``````

Take your answer to the previous assignment, and rewrite it without recursion, using the stack above instead.

To see the answer, expand the following snippet.

``````procedure Depth_First_Make_Maze (Address : Cell_Address) is
Stack : Cell_Stack.Stack := Cell_Stack.Create;
use Cell_Stack;
begin
loop
exit when Is_Empty (Stack);
declare
-- this shadows the parameter, which we shouldn't refer to directly anyway
Neighbours : Neighbours_Package.Vector := Get_Unvisited_Neighbours (Address);
begin
if Is_Empty (Neighbours) then
Discard (Stack); -- equivalent to returning from the function in the recursive version
else
declare
Next_Cell : Cell_Address := Get_Random_Neighbour (Neighbours);
begin
Push (Stack, Next_Cell); -- equivalent to calling self in the recursive version
end;
end if;
end;
end loop;
end Depth_First_Make_Maze;``````

• Wonderful post, it clearly elicits the difference between head and tail recursion. while speaking of more advanced examples. How would you using tail recursion come to grips with a top-down pyramid? That is Level 1 => !=! and level 2 is !===! !!=!! !===! Maybe you can detect the pattern? I'll edit my main post with it because I need another example of recursion to compare with the bowling pins. Im a real code monkey, I need to learn it by heart to understand as opposed to learning by way of generalizations. Eventually I learn to generalize as well but it takes some getting there. – Gustav Agrell May 31 '20 at 15:51
• Would you recommend constructing the pyramid manually first and then applying recursion? as bits of your bowling pin line are taken almost exactly from your first example into the recursive example.. – Gustav Agrell May 31 '20 at 16:31
• Wow, that pyramid is a nice example; it seems it would need middle recursion. And again there are two ways; either you target printing the middle part `!!=!!` in your example and say 'oh and by the way, you will need the N+1's before and after - OR you express it as 'well you need to print `!===!` twice, and in between you do the N-1 printing. – TamaMcGlinn May 31 '20 at 20:04
• I'm not sure that I recommend doing either first, I just want you to practice making the stack explicitly. Hopefully I will have time this week to add that actual code of putting the parameter(s) onto the stack and popping them off when 'returning'. I have the code for C++ but that probably won't help so much. – TamaMcGlinn May 31 '20 at 20:05
• I'm sorry to say I don't think there is an 'Ada standard stack' so the second assignment is a bit harder than anticipated. – TamaMcGlinn Jun 9 '20 at 5:29

You’re going to print as many lines as there are pins. Each line has an indentation consisting of a number of spaces and a number of pins, each printed as `"I "` (OK,there's an extra space at the end of the line, but no one's going to see that).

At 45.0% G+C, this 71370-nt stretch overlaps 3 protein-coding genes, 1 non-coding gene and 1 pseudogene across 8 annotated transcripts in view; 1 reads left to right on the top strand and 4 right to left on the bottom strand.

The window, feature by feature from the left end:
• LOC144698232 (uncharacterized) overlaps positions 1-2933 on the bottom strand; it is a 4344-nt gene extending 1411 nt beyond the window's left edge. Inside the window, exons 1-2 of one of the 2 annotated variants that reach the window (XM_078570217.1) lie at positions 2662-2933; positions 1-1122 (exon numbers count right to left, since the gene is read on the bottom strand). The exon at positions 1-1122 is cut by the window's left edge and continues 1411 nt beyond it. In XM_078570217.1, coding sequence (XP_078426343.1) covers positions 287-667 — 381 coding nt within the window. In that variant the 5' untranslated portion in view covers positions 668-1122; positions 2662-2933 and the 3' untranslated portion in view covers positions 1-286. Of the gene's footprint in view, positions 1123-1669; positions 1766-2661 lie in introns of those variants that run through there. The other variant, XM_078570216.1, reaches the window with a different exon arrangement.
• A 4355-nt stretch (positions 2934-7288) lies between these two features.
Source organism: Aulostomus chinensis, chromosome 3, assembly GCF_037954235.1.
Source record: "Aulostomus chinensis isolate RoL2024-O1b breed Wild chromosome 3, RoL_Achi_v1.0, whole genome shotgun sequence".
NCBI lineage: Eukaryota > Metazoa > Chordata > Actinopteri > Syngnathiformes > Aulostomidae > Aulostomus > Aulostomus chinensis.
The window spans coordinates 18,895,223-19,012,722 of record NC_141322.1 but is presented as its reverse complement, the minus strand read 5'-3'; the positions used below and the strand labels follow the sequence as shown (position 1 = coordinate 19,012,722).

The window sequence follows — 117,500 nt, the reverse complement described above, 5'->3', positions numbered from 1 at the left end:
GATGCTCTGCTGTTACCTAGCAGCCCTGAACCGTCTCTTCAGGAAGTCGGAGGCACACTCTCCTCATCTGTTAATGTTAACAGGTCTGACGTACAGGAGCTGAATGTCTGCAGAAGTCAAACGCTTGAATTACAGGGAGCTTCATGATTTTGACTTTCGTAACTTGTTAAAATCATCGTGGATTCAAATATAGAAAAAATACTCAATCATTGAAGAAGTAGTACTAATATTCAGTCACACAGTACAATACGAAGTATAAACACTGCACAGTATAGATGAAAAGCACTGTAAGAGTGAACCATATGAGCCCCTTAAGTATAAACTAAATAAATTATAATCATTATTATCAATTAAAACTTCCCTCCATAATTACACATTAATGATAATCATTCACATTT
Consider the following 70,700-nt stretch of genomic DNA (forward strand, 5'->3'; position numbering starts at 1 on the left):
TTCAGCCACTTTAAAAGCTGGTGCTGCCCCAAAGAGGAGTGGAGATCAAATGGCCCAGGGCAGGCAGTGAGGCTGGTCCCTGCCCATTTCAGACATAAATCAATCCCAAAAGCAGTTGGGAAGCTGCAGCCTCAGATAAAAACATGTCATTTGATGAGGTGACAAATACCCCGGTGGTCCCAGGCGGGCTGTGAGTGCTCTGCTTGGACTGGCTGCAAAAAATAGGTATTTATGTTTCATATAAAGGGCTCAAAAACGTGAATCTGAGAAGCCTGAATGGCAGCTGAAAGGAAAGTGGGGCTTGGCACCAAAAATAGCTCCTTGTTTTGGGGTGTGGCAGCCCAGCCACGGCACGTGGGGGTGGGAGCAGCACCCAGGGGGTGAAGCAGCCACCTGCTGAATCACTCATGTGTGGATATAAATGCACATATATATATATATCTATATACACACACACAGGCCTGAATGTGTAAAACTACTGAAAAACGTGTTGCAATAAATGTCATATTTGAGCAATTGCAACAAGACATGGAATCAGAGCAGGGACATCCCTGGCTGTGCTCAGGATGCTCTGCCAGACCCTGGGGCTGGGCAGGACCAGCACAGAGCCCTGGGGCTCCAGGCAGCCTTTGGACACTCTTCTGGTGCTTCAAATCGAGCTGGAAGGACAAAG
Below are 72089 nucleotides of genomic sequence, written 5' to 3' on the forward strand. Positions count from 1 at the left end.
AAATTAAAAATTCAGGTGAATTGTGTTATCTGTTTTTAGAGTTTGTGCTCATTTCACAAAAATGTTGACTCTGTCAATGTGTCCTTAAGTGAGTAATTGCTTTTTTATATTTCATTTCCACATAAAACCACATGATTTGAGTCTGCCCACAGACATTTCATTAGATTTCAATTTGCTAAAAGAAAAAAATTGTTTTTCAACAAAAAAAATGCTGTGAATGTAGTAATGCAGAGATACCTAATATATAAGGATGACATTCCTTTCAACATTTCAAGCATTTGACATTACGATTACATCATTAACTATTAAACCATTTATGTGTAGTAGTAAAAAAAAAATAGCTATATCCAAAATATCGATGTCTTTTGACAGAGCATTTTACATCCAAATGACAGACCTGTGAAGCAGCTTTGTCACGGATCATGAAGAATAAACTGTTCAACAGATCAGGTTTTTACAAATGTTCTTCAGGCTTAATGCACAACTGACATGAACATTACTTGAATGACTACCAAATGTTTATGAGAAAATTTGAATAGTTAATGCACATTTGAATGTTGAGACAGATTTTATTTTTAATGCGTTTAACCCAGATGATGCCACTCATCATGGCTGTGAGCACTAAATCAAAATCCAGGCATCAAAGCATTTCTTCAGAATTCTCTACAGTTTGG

Start off with no leading spaces and the number of pins you were asked to print.

The next line needs one more leading space and one fewer pin (unless, of course, that would mean printing no pins, in which case we're done).

• Second thought I dont understand my solution at all, each proc and func seems to use different variables; I, X, N and they come together in the pins function more by chance than skill (on my part). The IF parts all different, one is X > 0 another is I >= N and the spaces one is if I in X_Type (which is a bit like saying X > 0 if its counting downwards, isnt it?). In any case its very confusing as a beginners example of recursion. I understand what youre saying, I need to start with no spaces and N pins and work my way downward with +1 indent and - 1 pin. I cant see the code, could you help me? – Gustav Agrell May 31 '20 at 12:37

I don't program in Ada (it looks like a strange Pascal to me), but there is an obvious algorithmic problem in your Pins function.

Basically, if you want to print a pyramid whose base is N down to the very bottom where base is 1, you would need to do something like this (sorry for crude pascalization of the code).

``````procedure PrintPins(i, n: Integer)
begin
if i >= n then return;

PrintPins(i + 1, n);  // Next iteration
end;

function Pins(x, indent: Integer): Integer
printed: Integer;
begin
printed := 0;
if x > 0 then
PrintSpaces(indent); // Print indentation pretty much using the same artificial approach as by printing pins
PrintPins(0, x);
(*Print new line here*)

(*Now go down the next level and print another
row*)
printed := x + Pins(x - 1, indent + 1);
end;
return printed;
end
``````

P.S. You don't need a specific function to count the number of printed pins here. It's just a Gauss sequence sum of the range 1..N, which is given by N(N + 1)/2